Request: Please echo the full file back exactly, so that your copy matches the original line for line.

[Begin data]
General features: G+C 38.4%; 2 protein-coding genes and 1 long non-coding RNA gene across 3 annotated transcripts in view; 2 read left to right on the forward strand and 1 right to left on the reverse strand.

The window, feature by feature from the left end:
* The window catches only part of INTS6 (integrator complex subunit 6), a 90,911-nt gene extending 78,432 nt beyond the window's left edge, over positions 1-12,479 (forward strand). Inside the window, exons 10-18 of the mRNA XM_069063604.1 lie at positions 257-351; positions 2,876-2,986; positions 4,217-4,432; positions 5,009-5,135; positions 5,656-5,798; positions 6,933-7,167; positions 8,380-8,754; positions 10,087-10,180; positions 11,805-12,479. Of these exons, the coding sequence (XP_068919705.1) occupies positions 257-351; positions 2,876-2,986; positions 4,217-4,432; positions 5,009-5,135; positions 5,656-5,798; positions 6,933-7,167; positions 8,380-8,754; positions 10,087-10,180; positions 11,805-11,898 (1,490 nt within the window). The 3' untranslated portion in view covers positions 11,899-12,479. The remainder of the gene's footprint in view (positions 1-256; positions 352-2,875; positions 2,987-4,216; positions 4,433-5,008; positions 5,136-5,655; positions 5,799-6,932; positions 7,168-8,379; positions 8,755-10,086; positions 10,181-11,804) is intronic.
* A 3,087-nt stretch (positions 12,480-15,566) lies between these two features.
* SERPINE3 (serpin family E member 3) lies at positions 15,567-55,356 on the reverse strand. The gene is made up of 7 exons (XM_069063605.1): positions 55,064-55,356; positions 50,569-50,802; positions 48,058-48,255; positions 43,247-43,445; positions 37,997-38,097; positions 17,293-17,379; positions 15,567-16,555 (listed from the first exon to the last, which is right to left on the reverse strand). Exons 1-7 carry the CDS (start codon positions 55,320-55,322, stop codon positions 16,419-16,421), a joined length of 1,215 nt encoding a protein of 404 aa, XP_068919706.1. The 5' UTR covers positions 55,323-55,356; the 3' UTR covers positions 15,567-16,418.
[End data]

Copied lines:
General features: G+C 38.4%; 2 protein-coding genes and 1 long non-coding RNA gene across 3 annotated transcripts in view; 2 read left to right on the forward strand and 1 right to left on the reverse strand.

The window, feature by feature from the left end:
* The window catches only part of INTS6 (integrator complex subunit 6), a 90,911-nt gene extending 78,432 nt beyond the window's left edge, over positions 1-12,479 (forward strand). Inside the window, exons 10-18 of the mRNA XM_069063604.1 lie at positions 257-351; positions 2,876-2,986; positions 4,217-4,432; positions 5,009-5,135; positions 5,656-5,798; positions 6,933-7,167; positions 8,380-8,754; positions 10,087-10,180; positions 11,805-12,479. Of these exons, the coding sequence (XP_068919705.1) occupies positions 257-351; positions 2,876-2,986; positions 4,217-4,432; positions 5,009-5,135; positions 5,656-5,798; positions 6,933-7,167; positions 8,380-8,754; positions 10,087-10,180; positions 11,805-11,898 (1,490 nt within the window). The 3' untranslated portion in view covers positions 11,899-12,479. The remainder of the gene's footprint in view (positions 1-256; positions 352-2,875; positions 2,987-4,216; positions 4,433-5,008; positions 5,136-5,655; positions 5,799-6,932; positions 7,168-8,379; positions 8,755-10,086; positions 10,181-11,804) is intronic.
* A 3,087-nt stretch (positions 12,480-15,566) lies between these two features.
* SERPINE3 (serpin family E member 3) lies at positions 15,567-55,356 on the reverse strand. The gene is made up of 7 exons (XM_069063605.1): positions 55,064-55,356; positions 50,569-50,802; positions 48,058-48,255; positions 43,247-43,445; positions 37,997-38,097; positions 17,293-17,379; positions 15,567-16,555 (listed from the first exon to the last, which is right to left on the reverse strand). Exons 1-7 carry the CDS (start codon positions 55,320-55,322, stop codon positions 16,419-16,421), a joined length of 1,215 nt encoding a protein of 404 aa, XP_068919706.1. The 5' UTR covers positions 55,323-55,356; the 3' UTR covers positions 15,567-16,418.